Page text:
The first opening act was a band called Stella Star (presumably named for the lead character in a spectacularly bad Italian Star wars rip-off called STARCRASH) and their frontman tried his damnedest to sound just like that pussy who sings for the Cure while the band valiantly rocked out in stark counterpoint to his blazing wimpiness. The next act was a local favorite called the Yeah Yeah Yeahs, whom I had heard of but not actually heard, and let me tell you that if what I heard live was anything like what their album sounds like, their label is pissing their money down the toilet by supporting those clowns. Their singer had the aspect of a crazy homeless woman decked out in a psychedelic/stained glass one-piece bathing suit wreathed in a plastic bag, with the whole ensemble accented by her lime green hightop Chuck Taylors. Her shrill voice violated my eardrums and that’s no mean feat since I voluntarily listen to music that would make most sane people head straight to the rubber room, but I was forced to alleviate this aural horror with homemade ear stopples crafted from bits of a torn-up copy of the Village Voice. (Annoyingly, one of the earplugs proved to be smaller than intended and ended up lodged deep within the confines of my left ear until I could later remove it with a pair of tweezers.)
The rain continued to pour until shortly before the Yeah Yeah Yeahs mercifully departed, and the crowd was palpably jazzed in anticipation of Devo taking the stage, the change in weather seeming like the gods themselves said “Enough of this bullshit, we wanna see Devo!” The roadies busied themselves like a swarm of worker ants, readying synthesizers, drum machines and string instruments while the lighting crew practiced their visual cues and synched the movie screen for its role in the upcoming multi-media circus. Soon, the opening film rolled; the old intro from the NEW TRADITIONALISTS tour (1981) featuring General Boy’s guide to proper behavior and dress for a Devo concert, and it was greeted with laughter from the neophytes and nostalgic chuckles from those of us at which it was originally aimed. Then the boys took the stage.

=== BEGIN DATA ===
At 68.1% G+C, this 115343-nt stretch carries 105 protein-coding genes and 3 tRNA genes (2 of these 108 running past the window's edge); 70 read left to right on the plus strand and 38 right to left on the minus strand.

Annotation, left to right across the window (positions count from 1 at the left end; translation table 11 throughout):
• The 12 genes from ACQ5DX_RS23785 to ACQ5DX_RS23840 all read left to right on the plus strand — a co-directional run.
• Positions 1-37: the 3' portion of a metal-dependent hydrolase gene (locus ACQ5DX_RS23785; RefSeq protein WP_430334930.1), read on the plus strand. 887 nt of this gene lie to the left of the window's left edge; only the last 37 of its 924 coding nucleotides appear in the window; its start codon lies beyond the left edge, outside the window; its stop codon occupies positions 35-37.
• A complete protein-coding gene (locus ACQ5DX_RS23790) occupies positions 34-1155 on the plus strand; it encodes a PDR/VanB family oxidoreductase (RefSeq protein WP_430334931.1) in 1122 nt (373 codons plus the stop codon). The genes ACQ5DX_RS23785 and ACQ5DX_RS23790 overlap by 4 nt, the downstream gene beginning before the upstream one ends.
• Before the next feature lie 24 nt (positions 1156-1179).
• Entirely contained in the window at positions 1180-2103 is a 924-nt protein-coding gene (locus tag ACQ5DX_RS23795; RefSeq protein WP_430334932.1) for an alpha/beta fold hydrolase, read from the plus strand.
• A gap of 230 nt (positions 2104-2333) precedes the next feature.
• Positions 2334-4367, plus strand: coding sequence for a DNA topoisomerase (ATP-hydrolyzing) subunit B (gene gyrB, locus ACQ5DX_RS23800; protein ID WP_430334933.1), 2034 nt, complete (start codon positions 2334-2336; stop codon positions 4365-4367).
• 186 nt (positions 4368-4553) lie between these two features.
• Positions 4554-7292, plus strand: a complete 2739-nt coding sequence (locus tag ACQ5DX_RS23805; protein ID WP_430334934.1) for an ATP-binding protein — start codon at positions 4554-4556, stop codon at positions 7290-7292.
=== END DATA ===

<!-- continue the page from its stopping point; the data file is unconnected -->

Despite being in their early-to-mid-fifties the band exploded into the limelight like they’d just taken 50,000,000 volts up their collective ass and shook the venue with a bass-heavy rendition of “That’s Good.” The crowd bounced along with the funky-yet-minimalist groove and both young and old rocked like they had just discovered something other than the corporate shit that passes for music these days. In fact, I’d bet that that’s just what happened for many of the newcomers in attendance.
As for us old school Devotees, we danced and sang along like maniacs. My favorite spectator was a woman who had to be about sixty who was wearing a Necrosis t-shirt and singing the words with a familiarity similar to that of the person who penned the tunes in the first place. And if one were to scan the crowd, one would note the sea of metalheads, punk rockers, B-boys and urban cowboys all united by a common love of the weird. I tell you, dear readers, you will find no more diverse a concert crowd than that found at a Devo show.
As the proceedings were filmed for an upcoming DVD release, the boom camera danced its dark, industrial arabesque over the onlookers’ heads while enthusiastic dancers squelched and throbbed upon the marshy fake grass. Anti-Bush sentiments flew wildly as the boys urged the audience to vote at election time, lest their predictions of a heartless totalitarian empire come true…Hmmmm….
Surprisingly, the set list consisted largely of the pre-“Whipit” punky stuff, and it went over quite well with the newbies; perhaps the boys finally realized that their ideas were most potent when not merely traipsing down the path of dance music, and unleashing such balls-out rockers as the electrifying “Uncontrollable Urge.” The crowd ate it up, and the evening wound to a satisfying conclusion when that mascot for disturbing mutants everywhere, namely the baby-masked Booji Boy (for some reason pronounced “Boogie”), emerged and sang a screechy rendition of “Beautiful World.” With that the show ended, and as Devo cried out “Good night, New York! We’re outta here!”, as if on cue the sky opened up and pissed down on the rapidly exiting concertgoers. Every living thing that was outside was utterly soaked, and the streets of the Upper West Side looked like a riot hose had been turned on, its cleansing bath washing away all of the needles, vomit and discarded prophylactics from a befouled city.
An altogether fitting end to what may turn out to be the last East Coast Devo tour.